Figure 2.

Gene structures, protein domains and signature logos of vertebrate annexins. (a) The organization of the regions of family-A annexin genes encoding the core carboxy-terminal region. Exon numbers are shown above each gene; introns are indicated by vertical lines and homologous intron positions by dotted lines. The structures of the nine human annexin genes not shown are the same as that of ANXA11. ANXA13 is thought to have the gene structure closest to the ancestral vertebrate annexin gene; ANXA7 is intermediate between ANXA13 and the others, and most closely resembles ANXA11 in its amino-terminal half and ANXA13 in its carboxy-terminal half. (b) Annexin proteins generally consist of a unique amino-terminal region (of 0-191 amino acids in vertebrates, for example) and a carboxy-terminal 'core region' of four homologous repeats, each 68-69 amino acids long and containing five α helices and a type-2 calcium binding site with the sequence GxGT-[38 residues]-D/E. The indicated residues Glu89 and Arg265 are considered key components of the putative calcium channel function. (c) Sequence logo for the core domain of vertebrate annexins, derived from a hidden Markov model [11] generated from an alignment of 311 amino acids from 200 sequences representing the 12 subfamilies in 50 vertebrate species. The full height of each residue stack reflects the conservation level at that position; the height of symbols within the stack indicates the relative frequency of each amino acid [12]. The two parts of the calcium-binding motif (GxGT and D/E) are indicated by asterisks. The four repeats are aligned to the right on their calcium-binding motifs.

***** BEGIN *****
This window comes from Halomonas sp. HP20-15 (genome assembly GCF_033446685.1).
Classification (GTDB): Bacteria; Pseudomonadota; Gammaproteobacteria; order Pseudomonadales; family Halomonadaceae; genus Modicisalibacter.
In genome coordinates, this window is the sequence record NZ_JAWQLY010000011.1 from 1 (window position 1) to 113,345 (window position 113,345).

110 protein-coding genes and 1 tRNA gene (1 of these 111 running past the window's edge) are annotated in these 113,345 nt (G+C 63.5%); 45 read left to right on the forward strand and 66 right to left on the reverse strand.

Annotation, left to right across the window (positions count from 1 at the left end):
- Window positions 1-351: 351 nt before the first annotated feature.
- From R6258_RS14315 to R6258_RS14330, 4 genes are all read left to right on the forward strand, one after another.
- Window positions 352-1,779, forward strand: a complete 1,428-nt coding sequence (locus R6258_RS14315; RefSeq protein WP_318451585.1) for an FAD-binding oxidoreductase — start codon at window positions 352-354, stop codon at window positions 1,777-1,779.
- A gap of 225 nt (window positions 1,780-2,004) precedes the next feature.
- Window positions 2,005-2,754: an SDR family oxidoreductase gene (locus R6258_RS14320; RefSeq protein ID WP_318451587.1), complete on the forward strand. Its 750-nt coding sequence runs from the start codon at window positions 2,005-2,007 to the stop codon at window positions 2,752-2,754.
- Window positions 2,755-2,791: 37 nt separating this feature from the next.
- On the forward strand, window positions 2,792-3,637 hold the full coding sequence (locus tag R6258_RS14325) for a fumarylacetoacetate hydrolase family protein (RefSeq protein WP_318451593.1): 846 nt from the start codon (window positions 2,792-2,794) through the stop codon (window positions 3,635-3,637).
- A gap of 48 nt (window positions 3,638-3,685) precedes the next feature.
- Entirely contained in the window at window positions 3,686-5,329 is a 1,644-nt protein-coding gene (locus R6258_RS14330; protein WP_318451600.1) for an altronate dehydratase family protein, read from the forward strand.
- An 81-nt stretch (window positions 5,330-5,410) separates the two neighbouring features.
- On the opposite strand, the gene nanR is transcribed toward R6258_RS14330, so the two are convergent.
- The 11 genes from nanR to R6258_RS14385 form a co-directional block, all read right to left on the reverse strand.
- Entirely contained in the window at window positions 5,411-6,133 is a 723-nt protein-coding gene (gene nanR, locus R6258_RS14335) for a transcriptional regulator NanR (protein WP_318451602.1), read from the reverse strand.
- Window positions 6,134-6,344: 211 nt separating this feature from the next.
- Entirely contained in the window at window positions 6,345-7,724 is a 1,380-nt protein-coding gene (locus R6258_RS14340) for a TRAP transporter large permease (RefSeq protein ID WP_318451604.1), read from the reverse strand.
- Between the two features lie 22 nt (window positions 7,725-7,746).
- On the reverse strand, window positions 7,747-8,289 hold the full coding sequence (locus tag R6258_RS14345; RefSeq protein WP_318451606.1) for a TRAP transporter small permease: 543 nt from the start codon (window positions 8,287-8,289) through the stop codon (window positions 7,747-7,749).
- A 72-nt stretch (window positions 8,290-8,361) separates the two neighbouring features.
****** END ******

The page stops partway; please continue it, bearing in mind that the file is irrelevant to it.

Moss and Morgan Genome Biology 2004 5:219  
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